It seems fair to presume the Nats will be add at least three players to infield mix. At first base, even if Zimmerman is brought back, he’ll be accompanied by a quality lefty bat. Platoon mate candidates include Adams, Mitch Moreland, Eric Thames, and the switch-hitting Justin Smoak. There’s a lot to love about the bat from Edwin Encarnacion, but he’s not likely to spend enough time in the field to fit on a National League team. It’s tough to identify any quality regular first basemen who’d figure to come available via trade unless the Indians make Carlos Santana available or the Pirates dangle Josh Bell. Perhaps Brandon Belt of the Giants could be an option. Brad Miller, who’s probably best kept at first but can fill in all over the field, could be an under-the-radar target.
Even if Kieboom will be relied upon for a major contribution at second base, there’s a need for a regular at the hot corner and a versatile reserve. Fortunately for the Nats, they’re well-positioned to take advantage of the market’s abundance of veteran free agents at second and third base. Mike Moustakas is the next-best option at third behind Rendon and Donaldson; he’s also now capable of seeing some time at second. Outgoing D.C. free agents Howie Kendrick, Asdrubal Cabrera, and Brian Dozier are all available, as are players such as Todd Frazier, Jason Kipnis, Starlin Castro, Jonathan Schoop, Eric Sogard, and Ben Zobrist (who was targeted by the Nats when last he reached free agency). The trade market isn’t loaded with especially appealing options, but could feature some high-priced veterans that might conceivably fit. Dee Gordon, Jurickson Profar, and Matt Carpenter could all make sense for the Nationals in varying ways. The versatile Whit Merrifield would be a perfect fit, though that’s true of other teams and the Royals don’t appear inclined to sell.
Some of those players would also be potential outfield contributors, which would be nice. The Nats could hang on to Michael Taylor and hope he can handle the fourth outfielder role, though his bat has just never been consistent. The left-handed-hitting Andrew Stevenson had a nice 2019 showing at Triple-A and could also be considered, but he wasn’t trusted with much time in the bigs and doesn’t really fit as a compliment to Eaton. So, where might the Nats fit into the free agent market on the outfield grass? Veterans such as Adam Jones, Hunter Pence, and Cameron Maybin could be considered. The Nats may also just bring in some minor-league free agents to compete for jobs and then adjust mid-season if there’s a need.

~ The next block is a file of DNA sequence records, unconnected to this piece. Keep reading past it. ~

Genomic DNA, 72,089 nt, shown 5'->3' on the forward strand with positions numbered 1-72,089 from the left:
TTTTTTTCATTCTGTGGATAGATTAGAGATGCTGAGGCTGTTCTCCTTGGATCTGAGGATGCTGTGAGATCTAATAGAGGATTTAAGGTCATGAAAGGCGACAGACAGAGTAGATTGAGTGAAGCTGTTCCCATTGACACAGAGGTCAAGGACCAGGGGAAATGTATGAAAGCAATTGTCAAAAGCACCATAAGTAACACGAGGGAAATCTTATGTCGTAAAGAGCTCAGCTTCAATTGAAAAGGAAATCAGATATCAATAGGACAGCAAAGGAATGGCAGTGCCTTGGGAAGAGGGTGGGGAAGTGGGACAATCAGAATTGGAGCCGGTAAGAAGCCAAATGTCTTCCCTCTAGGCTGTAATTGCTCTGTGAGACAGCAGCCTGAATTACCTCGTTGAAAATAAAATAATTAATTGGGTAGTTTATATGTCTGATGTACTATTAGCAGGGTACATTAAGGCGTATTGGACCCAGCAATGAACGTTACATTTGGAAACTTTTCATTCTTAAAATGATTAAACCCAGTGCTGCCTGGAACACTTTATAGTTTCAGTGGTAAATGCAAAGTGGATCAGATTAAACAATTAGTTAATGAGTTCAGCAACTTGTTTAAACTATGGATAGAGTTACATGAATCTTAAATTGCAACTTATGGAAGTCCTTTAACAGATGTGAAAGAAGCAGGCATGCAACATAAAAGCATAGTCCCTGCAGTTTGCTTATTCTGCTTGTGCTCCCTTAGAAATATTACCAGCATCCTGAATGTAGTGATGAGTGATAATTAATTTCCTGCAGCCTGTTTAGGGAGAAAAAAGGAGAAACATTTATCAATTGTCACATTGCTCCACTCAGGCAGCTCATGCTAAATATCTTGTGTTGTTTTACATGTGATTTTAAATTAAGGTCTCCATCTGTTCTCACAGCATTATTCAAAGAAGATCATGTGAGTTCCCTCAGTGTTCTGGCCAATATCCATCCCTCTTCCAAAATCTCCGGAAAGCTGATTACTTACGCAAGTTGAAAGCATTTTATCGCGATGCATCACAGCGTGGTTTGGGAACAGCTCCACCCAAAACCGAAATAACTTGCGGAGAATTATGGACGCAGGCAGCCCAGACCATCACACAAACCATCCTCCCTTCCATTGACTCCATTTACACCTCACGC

Behind the plate, there’s an argument for a relatively modest addition to share time with Suzuki. Jason Castro would make for a nice potential fit. Other left-handed-hitting backstop options are available in the form of Alex Avila and Stephen Vogt (along with switch-hitting old friend Matt Wieters, who doesn’t seem likely to filter back). The open market also features Travis d’Arnaud, Francisco Cervelli, Russell Martin, and Martin Maldonado, among quite a few others. The level of player the team will target could depend upon the degree of confidence in 40-man options Raudy Read and Tres Barrera. The former had quite a nice offensive campaign at Triple-A.
There is one more, yet more intriguing possibility: Yasmani Grandal. Interestingly, he’s a more accomplished hitter than any of the first base options on the open market this winter, so the Nats could conceivably utilize him in a ~50-50 timeshare behind the plate while also giving him time at first. Depending upon how things shake out, Grandal could continue to function in a split capacity or slide back into a full-time catching role once Suzuki departs after the season. It’s an intriguing possibility for a team that will have a boat load of free spending capacity and a need for star position-player talent if it loses Rendon.
Things are somewhat more straightforward on the pitching side. The Nats are clearly in the market for Strasburg or a replacement. For a team that once added Max Scherzer to an already-loaded rotation and rode its starting staff to a title this year, all bets are off when it comes to starters. Anyone and everyone is a potential target if Strasburg heads elsewhere. Even if he returns, the fifth rotation spot will be open for supplementation. Joe Ross, Austin Voth, Erick Fedde, Kyle McGowin, and perhaps Shannon Sharp and Wil Crowe (only the former must be protected from the Rule 5 draft) could battle for the job in camp with a minor-league signee or two. Or the Nats could plug in another veteran. It’s frankly impossible to rule out any single starter as a conceivable potential target.
The relief situation might be more interesting if there were high-end closers out there for the bidding. But with Aroldis Chapman and Will Smith both already locked up, the top available arm is the guy who gave up a monster home run to Kendrick in Game 7. Come to think of it, Will Harris is actually not a bad target for the Nats, who desperately need some added certainty after a season full of nail-biting relief appearances. Daniel Hudson could be brought back after his successful stint. He’s part of a pretty broad group of hurlers lined up behind Harris in the pecking order. If the team is inclined to roll the dice again after whiffing on Trevor Rosenthal, it could take a shot on Dellin Betances in hopes of landing on a late-inning ace to pair with Sean Doolittle. Supposing Roenis Elias can get back to form, there isn’t a particular need for a southpaw, so the Nats can focus simply on getting the best arms for the best price.
How many new pen arms do the Nats need? It’d make sense to secure at least two sturdy new options and perhaps add another if the club decides to cut bait on Hunter Strickland. But that really depends how the club feels about its existing arms, since it’ll surely be forced to shave a few players off of the 40-man if it doesn’t rely upon them. Several of the above-noted starters meet that description, as do some of the other uncertain relievers presently taking up roster spots. Austen Williams is coming off of a rough campaign, James Bourque has both an intriguing arm and a walk problem, and both Aaron Barrett and Koda Glover are major health risks.
So what’ll the Nats do to set the stage for an encore? It’s a question without anything close to a clear answer. All of the above possibilities and more are surely under consideration. Soto and Turner are extension candidates, too, it’s worth noting — with added onus, perhaps, if the organization says goodbye to Rendon, Strasburg, and Zimmerman. Even with all the disappointments now atoned for, the Nationals are perhaps entering their most free-ranging and interesting offseason under Rizzo’s helm. And he has already shown quite a penchant for surprise.